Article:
In many ways, thePalmer is similar to other large, ocean-going research ships. There are placesfor crew and passengers to sleep, eat, relax, exercise and socialize. Withtrips to sea lasting several weeks at a time, ships like the Palmer need to beself-contained floating cities, carrying enough food, water, spare parts andother supplies needed to keep the crew and passengers safe and happy.

The big difference between the Palmer and other research vessels is that it has a reinforced hull designed to let it break through ice, opening a passage to travel through. There are limits to how thick of ice the ship can break through, so planning the ship’s route often requires satellite imagery and other data that can show where thinner ice is. Sailing through ice is a slow and often noisy process, but when your path is blocked by sea ice, slow and noisy beats not atall.

Science By Air and Sea

The Palmer and IceBridge’s aircraft both gather geophysical data, and despite the different nature of these platforms the instruments have some similarities. In the labs, Linden, a senior systems analystaboard the Palmer, showed IceBridge team members several different instruments, such as including a gravimeter and a sonar system used to map the ocean floor. Thesonar uses a technique to create swaths of data that resemble theswaths of elevation data produced by IceBridge’s Airborne Topographic Mapperinstrument.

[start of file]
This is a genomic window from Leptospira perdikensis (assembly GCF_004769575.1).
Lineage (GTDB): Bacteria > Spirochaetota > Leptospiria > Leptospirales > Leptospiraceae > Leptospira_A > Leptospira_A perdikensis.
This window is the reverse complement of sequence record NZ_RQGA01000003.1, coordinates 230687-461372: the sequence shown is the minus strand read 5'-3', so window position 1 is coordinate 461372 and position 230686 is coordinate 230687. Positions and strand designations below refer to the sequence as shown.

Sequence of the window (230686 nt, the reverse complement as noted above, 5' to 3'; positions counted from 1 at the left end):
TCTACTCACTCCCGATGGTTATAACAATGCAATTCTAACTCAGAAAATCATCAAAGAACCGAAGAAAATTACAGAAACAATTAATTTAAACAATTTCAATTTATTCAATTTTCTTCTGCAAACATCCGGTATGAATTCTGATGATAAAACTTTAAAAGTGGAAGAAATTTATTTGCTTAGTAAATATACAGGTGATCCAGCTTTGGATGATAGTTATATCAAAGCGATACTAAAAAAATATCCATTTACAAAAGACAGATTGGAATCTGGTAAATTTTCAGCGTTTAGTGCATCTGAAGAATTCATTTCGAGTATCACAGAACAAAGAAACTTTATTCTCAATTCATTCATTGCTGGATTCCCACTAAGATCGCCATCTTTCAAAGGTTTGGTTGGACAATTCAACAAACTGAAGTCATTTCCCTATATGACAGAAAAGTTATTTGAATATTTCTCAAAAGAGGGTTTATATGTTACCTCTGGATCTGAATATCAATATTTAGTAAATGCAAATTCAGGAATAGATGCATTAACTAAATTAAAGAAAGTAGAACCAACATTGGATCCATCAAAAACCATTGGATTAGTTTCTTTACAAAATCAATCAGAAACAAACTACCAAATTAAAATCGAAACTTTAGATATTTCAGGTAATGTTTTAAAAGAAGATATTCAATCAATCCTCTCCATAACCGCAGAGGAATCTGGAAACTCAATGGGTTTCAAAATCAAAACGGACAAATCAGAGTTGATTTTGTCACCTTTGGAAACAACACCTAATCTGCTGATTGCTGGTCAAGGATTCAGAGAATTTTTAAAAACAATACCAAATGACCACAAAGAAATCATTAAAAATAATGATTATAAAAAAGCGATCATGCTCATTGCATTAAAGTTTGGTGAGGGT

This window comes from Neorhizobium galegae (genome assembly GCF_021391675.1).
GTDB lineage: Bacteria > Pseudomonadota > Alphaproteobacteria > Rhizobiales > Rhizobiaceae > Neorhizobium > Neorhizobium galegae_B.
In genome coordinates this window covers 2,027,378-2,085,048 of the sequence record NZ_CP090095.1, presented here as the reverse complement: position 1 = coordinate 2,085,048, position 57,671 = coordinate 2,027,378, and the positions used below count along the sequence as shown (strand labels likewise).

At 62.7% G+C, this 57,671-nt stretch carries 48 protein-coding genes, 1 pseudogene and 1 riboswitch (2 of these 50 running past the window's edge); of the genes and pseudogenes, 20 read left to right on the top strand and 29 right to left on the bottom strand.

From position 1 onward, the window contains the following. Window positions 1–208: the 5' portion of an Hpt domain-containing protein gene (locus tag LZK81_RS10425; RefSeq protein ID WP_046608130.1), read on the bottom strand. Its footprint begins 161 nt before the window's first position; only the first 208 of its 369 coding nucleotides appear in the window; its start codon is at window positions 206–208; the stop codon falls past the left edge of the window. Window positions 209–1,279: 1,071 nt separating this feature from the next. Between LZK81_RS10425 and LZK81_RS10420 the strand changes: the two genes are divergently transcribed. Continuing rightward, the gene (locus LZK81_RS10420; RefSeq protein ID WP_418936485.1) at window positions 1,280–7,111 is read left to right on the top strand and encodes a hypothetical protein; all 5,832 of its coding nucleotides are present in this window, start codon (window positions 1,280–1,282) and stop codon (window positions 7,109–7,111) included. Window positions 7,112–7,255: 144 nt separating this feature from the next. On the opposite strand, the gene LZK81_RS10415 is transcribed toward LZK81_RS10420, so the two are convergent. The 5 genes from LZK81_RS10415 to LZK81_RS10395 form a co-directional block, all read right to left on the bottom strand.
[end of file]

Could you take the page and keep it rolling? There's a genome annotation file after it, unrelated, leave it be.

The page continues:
Probably the biggest similarities are dealing with motion and the changing array of instruments used. Scientists need to counteract motion from either a rolling ship or vibrating airplane, which is handled in both cases by referencing the instruments with data from GPS and inertial guidance systems. Also, much like on NASA’s aircraft, the instruments on the Palmer change depending on what is being studied. Changing the configuration of the ship’s equipment is something Johnson said is one of the most interesting parts of the job.

In return for graciously taking visitors on a tour of the ship, IceBridge invited some Palmer personnel to come along on a survey flight. People working on icebreakers rely on information about sea ice to plan their routes and although IceBridge data isn’t directly used, flying along will give them a chance to see how the mission measures ice from the air.

Palmer visitors stand on the helipad on the Palmer's stern
Palmer visitors stand on the helipad on the Palmer’s stern. Credit: NASA / Christy Hansen and USAP / Jamee Johnson